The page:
1984 Volume 95 Issue 3 Pages 815-824
Processing and uptake of the precursor of serine: pyruvate aminotransferase [EC 2. 6. 1. 51] by mitochondria were studied in vitro and in vivo. Serine: pyruvate aminotransferase was synthesized mainly on free ribosomes as judged by immunoprecipitation of puromycin-labeled nascent peptides prepared from free and bound ribosomes. The precursor of rat liver serine: pyruvate aminotransferase (pSPT) synthesized in vitro was post-translationally processed to an apparently mature form by isolated rat liver mitochondria. Available evidence indicated that the processed product was localized in the matrix of mitochondria.
Mature serine: pyruvate aminotransferase did not inhibit the in vitro processing, suggesting that the extra peptide was necessary for the mitochondrial uptake of the precursor. In the livers of rats fed a vitamin B6-deficient high-protein diet, the induction by glucagon of serine: pyruvate aminotransferase occurred and most of the induced enzyme existed in mitochondria as the apo-form, suggesting that pSPT was taken up by mitochondria and processed in the apo-form under the conditions employed. In the in vitro system, on the other hand, the processing of pSPT proceeded both in the absence and presence of pyridoxal 5'-phosphate. Should the precursor also bind the prosthetic molecule, therefore, it would be transported into mitochondria in both the apo- and holo-forms.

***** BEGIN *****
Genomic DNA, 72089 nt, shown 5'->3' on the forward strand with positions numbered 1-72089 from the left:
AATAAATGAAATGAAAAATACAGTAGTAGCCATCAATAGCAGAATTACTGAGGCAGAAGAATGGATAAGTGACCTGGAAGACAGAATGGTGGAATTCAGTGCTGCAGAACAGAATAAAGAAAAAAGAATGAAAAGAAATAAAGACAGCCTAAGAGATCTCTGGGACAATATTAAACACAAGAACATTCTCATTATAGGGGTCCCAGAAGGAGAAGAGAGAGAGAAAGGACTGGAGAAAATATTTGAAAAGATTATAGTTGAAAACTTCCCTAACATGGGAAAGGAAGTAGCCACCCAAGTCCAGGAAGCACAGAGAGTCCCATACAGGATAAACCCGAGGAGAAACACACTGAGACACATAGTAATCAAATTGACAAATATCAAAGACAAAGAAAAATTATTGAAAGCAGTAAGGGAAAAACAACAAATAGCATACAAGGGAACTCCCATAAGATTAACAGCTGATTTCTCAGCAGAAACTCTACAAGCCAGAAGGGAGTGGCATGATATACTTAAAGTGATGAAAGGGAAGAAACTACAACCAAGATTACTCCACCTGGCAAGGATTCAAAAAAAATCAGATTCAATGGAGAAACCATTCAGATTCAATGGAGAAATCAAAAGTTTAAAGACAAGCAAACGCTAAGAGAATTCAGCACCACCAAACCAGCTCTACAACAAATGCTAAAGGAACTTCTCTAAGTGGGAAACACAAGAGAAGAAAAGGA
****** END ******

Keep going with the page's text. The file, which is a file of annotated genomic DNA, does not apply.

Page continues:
When isolated rat hepatocytes were labeled with [35S] methionine, labeled pSPT appeared in the cytosolic fraction and was transported rapidly into mitochondria in association with the processing. This uptake and processing were inhibited by a fluorescent laser dye, rhodamine 123, and the precursor accumulated in the cytosol in the presence of the dye.